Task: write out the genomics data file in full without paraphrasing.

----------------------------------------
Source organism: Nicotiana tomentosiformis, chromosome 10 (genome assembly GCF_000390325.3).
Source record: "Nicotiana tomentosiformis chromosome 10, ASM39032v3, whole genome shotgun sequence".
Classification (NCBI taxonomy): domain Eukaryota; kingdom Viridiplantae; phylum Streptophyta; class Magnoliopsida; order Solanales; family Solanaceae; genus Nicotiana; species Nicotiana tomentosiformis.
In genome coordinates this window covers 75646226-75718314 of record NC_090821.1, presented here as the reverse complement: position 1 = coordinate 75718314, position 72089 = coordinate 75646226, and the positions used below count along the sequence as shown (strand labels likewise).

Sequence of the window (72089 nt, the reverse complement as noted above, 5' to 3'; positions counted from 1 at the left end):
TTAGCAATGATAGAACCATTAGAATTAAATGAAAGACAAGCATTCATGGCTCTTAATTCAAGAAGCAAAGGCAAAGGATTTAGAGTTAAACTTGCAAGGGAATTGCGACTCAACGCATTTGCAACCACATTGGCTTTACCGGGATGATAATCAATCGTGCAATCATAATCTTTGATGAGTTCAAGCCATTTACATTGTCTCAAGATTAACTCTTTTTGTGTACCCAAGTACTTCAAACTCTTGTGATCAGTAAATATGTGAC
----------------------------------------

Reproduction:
Source organism: Nicotiana tomentosiformis, chromosome 10 (genome assembly GCF_000390325.3).
Source record: "Nicotiana tomentosiformis chromosome 10, ASM39032v3, whole genome shotgun sequence".
Classification (NCBI taxonomy): domain Eukaryota; kingdom Viridiplantae; phylum Streptophyta; class Magnoliopsida; order Solanales; family Solanaceae; genus Nicotiana; species Nicotiana tomentosiformis.
In genome coordinates this window covers 75646226-75718314 of record NC_090821.1, presented here as the reverse complement: position 1 = coordinate 75718314, position 72089 = coordinate 75646226, and the positions used below count along the sequence as shown (strand labels likewise).

Sequence of the window (72089 nt, the reverse complement as noted above, 5' to 3'; positions counted from 1 at the left end):
TTAGCAATGATAGAACCATTAGAATTAAATGAAAGACAAGCATTCATGGCTCTTAATTCAAGAAGCAAAGGCAAAGGATTTAGAGTTAAACTTGCAAGGGAATTGCGACTCAACGCATTTGCAACCACATTGGCTTTACCGGGATGATAATCAATCGTGCAATCATAATCTTTGATGAGTTCAAGCCATTTACATTGTCTCAAGATTAACTCTTTTTGTGTACCCAAGTACTTCAAACTCTTGTGATCAGTAAATATGTGAC